At present, everything is moving forward.
Women’s varsity triathlon is a fall sport. Long-term, it should keep talented young athletes in a triathlon-specific pipeline.
“We lose quite a few accomplished junior triathletes when they go to college; we lose a critical window of time for development,” said two-time Olympian Sarah (Groff) True, who was a varsity swimmer at Middlebury. “Competing at the NCAA level would have certainly made me a serious triathlete sooner [but] the NCAA single-sport pull is compelling, especially when scholarships are factored into the equation.”
The NCAA now allows triathlon to have 6.5 athletic scholarships at Division I schools and 5.0 at the Division II level. One full free ride is equivalent to one scholarship, but partial scholarships are where the fractions come into play.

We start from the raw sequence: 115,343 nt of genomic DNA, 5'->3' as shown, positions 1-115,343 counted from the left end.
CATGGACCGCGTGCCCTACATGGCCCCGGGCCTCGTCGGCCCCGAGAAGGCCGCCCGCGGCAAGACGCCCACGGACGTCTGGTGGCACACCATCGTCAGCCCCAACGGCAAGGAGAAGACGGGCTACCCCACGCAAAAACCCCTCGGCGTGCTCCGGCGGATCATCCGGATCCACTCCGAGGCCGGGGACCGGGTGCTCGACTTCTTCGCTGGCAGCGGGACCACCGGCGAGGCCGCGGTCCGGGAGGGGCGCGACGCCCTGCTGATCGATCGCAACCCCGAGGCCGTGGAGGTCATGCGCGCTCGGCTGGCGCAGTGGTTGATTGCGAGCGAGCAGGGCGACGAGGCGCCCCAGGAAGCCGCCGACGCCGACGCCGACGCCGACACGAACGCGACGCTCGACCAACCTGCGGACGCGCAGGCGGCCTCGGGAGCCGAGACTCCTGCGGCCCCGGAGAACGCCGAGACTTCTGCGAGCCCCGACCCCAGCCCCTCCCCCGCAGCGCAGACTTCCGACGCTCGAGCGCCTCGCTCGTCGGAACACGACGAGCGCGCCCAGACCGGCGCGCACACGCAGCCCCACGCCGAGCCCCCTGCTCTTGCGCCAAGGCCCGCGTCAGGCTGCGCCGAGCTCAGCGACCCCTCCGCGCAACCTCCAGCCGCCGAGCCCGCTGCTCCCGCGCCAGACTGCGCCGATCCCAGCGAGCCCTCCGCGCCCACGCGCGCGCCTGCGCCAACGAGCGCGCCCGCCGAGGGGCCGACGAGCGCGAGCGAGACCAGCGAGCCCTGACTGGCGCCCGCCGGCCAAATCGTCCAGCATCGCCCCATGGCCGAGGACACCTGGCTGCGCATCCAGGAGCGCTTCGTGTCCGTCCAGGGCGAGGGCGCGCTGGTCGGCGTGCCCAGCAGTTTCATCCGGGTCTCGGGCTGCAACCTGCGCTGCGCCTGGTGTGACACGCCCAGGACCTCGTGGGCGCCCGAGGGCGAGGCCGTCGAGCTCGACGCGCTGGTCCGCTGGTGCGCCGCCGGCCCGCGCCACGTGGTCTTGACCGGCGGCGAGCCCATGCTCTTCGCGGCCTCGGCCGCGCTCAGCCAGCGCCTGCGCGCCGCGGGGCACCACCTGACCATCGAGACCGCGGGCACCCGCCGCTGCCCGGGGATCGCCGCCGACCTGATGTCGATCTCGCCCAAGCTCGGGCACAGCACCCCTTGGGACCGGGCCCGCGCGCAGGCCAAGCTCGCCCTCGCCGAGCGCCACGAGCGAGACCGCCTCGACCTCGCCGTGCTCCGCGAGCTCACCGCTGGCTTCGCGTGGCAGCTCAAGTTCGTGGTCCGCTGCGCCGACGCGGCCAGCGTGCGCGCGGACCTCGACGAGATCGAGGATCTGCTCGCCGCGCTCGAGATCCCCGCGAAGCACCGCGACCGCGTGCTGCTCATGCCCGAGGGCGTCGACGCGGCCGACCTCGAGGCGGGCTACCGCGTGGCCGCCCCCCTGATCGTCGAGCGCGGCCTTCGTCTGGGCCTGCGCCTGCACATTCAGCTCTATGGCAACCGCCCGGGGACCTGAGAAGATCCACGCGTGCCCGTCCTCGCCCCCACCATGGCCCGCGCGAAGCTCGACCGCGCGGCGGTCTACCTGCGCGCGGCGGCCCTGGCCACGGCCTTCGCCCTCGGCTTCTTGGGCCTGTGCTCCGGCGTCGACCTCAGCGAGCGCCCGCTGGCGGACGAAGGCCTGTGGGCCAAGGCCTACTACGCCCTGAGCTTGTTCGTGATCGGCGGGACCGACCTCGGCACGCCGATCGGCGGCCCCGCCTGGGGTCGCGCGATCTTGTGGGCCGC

Another upside: varsity triathlon races are draft legal, just like the Olympic Games and World Triathlon races.
“Draft legal totally changes the dynamic of racing,” said John Farra, USA Triathlon’s High Performance General Manager. “It’s entirely tactical.” Not only does it force women to strategize where to accelerate during the race, but it requires “the guts to go around a downhill turn with 20 other humans in such close proximity, that if you clip wheels the whole pack’s going down. It takes so much time to gain that confidence in draft legal.” For a prospective Olympian to finish college with that experience, he said, “It’s massive.”